Australian politician faces backlash over observations of Russian election

A neo-Nazi-linked activist wants the town councilor removed from his position for observing Russia’s presidential election

The Australian Federation of Ukrainian Organisations has demanded that a small-town councilor from Port Hedland in Western Australia be removed from his position for traveling to Russia to observe the country’s recent presidential election and congratulating Vladimir Putin on his “transparent and comprehensive” victory.
Adrian McRae of Port Hedland in Western Australia flew to Moscow last month as part of an international delegation to scrutinize Russia’s presidential election. A little-known councilor from a town of just 15,000 people, McRae drew attention back home when he appeared on Russian TV passing on his congratulations to Putin, who won with 87% of the vote.
“In my lifetime, the world has never seen such a transparent and comprehensive victory as what we saw here over the last three days,” McRae declared.
McRae’s comments angered Australian Federation of Ukrainian Organisations (AFUO) co-chair Stefan Romanov.
“You’ve made the statements, you’ve offended people, you’ve gone against the international community, you’re trying to portray a picture that those in Russia have voted for a president who is now brutalizing Ukraine,” Romanov said angrily, addressing McRae via ABC News on Tuesday.

“You know what? Go and do your work with the Russian government, go and do your work with the Russian embassy and let somebody represent the community according to community values,” Romanov added.
In addition to leading the AFUO, Romanov was the head of the Organization of Ukrainian Nationalists’ Stepan Bandera faction (OUN-B) from 2009 to 2022. Under Bandera and after his arrest, the OUN-B collaborated with Nazi Germany, taking part in the mass murder of Poles during World War II amid Adolf Hitler’s invasion of the Soviet Union. As OUN-B leader, Romanov has spoken at rallies organized by the neo-Nazi ‘Svoboda’ party in Ukraine.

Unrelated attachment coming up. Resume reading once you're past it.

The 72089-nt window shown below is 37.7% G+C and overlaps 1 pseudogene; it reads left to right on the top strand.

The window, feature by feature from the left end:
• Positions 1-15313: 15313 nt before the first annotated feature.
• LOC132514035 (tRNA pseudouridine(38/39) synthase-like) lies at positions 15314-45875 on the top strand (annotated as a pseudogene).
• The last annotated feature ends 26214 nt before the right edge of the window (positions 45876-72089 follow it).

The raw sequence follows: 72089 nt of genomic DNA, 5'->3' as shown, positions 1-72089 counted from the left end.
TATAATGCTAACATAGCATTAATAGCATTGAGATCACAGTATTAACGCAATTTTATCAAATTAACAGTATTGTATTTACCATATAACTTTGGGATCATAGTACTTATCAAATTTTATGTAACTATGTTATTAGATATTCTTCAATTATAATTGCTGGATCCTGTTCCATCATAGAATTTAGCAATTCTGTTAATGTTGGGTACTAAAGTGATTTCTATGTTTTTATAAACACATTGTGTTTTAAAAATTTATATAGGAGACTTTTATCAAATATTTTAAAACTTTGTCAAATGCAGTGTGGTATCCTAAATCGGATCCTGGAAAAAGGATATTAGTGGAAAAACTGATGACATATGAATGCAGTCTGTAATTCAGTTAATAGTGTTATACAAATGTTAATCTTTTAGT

Former Port Hedland Shire President Arnold Carter has joined Romanov in calling for McRae’s dismissal, while Western Australia Premier Roger Cook called the councilor’s comments “bizarre,” and encouraged “the people of Port Hedland to express their dissatisfaction with that.”

In an interview with Nine News on Monday, McRae explained that a “chance meeting” in January with Russian ambassador Alexey Pavlovsky had piqued his interest in traveling to Russia to observe the election. Fresh from winning his own local election in Port Hedland, he said that he arrived in Moscow last month with “a few, probably media-driven preconceived notions” about Russia.
“But coming back…their democracy is more transparent and more certainly more professionally run, the logistics and management of their election process leads anything I’ve seen, certainly in the West,” he told the Australian network.
Allegations that McRae and his fellow observers were “being played” by Russian authorities, or that the election itself was unfair are “not only insulting to me,” McRae said, “but I’m sure the Russian people, if they heard that, it would be an absolute slap in the face.”
McRae added that he paid his own way to Russia, and that the trip “had nothing to do with anything Port Hedland council related.”